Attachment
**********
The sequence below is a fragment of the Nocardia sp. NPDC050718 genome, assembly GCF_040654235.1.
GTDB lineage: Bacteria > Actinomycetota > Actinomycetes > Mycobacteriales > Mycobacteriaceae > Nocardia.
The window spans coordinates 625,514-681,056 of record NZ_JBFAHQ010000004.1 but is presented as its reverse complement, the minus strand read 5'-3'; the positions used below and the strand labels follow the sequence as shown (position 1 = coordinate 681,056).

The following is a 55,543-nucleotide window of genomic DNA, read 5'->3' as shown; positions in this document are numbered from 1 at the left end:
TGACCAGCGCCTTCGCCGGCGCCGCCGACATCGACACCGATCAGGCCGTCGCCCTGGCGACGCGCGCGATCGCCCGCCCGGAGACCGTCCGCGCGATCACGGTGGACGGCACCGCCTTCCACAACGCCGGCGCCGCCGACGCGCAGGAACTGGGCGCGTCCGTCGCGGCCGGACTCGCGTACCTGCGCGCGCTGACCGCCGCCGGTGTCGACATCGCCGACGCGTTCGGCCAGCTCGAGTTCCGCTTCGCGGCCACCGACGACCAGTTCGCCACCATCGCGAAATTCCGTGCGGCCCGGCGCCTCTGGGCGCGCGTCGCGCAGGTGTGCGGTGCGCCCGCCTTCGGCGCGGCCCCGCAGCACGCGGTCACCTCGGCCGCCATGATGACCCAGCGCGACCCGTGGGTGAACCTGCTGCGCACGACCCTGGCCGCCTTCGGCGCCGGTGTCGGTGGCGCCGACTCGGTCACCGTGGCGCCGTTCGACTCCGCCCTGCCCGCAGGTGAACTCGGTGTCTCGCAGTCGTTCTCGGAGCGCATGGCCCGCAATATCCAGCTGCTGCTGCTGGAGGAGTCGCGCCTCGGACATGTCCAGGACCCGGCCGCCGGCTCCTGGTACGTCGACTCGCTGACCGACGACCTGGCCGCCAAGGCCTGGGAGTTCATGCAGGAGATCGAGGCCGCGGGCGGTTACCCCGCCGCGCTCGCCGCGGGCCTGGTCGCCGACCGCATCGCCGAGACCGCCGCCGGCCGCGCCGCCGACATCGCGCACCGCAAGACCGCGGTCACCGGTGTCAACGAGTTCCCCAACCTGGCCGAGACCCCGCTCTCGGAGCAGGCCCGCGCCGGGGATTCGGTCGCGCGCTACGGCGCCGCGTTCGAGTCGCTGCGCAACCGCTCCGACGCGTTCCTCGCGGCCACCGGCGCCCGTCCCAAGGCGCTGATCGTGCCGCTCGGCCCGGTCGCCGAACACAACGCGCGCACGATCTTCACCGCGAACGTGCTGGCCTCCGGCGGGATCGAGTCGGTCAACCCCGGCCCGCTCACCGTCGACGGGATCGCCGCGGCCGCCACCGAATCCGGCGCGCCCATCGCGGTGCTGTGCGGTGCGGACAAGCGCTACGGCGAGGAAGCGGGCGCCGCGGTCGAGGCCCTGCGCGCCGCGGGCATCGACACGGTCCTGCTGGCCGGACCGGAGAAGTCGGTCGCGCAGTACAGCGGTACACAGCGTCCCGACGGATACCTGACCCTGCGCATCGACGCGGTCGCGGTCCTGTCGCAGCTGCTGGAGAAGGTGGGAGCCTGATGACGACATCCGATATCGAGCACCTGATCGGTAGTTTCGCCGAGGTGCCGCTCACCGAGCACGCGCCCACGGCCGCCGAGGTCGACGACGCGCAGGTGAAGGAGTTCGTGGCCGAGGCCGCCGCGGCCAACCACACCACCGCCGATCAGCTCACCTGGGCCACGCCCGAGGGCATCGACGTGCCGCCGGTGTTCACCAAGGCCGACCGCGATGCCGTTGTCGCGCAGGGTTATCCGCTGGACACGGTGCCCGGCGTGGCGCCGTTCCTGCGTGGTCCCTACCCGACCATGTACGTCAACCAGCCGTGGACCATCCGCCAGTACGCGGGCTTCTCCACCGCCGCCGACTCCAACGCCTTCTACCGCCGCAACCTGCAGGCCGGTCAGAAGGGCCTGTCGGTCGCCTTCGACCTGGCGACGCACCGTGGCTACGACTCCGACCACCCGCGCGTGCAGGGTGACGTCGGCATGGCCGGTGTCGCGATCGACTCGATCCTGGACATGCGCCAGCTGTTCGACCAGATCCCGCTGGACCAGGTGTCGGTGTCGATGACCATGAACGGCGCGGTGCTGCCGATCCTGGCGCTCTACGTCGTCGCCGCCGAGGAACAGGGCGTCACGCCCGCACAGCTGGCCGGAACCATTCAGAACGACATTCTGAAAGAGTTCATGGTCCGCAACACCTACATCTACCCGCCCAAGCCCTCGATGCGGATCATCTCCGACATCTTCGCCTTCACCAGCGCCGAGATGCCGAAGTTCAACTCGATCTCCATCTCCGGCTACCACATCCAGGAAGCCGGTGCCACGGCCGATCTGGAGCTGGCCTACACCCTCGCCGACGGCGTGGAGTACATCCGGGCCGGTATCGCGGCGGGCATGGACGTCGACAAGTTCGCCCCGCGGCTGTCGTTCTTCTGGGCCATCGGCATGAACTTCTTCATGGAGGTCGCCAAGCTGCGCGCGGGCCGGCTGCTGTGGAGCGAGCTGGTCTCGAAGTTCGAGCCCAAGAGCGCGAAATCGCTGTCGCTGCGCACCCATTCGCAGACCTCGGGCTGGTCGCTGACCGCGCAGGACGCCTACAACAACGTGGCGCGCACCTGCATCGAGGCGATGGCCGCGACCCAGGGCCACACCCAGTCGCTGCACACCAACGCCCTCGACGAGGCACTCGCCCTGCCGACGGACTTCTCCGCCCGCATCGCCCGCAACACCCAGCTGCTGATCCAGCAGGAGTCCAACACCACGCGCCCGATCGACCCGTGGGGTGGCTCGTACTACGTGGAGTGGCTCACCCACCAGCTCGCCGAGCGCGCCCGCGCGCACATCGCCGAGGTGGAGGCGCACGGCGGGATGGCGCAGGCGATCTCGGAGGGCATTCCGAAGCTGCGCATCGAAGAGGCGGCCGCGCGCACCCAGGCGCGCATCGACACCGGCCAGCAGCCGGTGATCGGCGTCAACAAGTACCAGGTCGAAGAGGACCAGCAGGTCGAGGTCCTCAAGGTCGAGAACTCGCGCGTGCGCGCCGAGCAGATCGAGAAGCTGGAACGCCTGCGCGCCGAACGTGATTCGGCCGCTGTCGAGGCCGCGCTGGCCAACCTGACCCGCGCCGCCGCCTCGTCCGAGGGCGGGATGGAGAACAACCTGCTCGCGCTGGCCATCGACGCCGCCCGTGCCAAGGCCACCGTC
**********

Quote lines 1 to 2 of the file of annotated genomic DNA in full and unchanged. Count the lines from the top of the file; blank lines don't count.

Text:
The sequence below is a fragment of the Nocardia sp. NPDC050718 genome, assembly GCF_040654235.1.
GTDB lineage: Bacteria > Actinomycetota > Actinomycetes > Mycobacteriales > Mycobacteriaceae > Nocardia.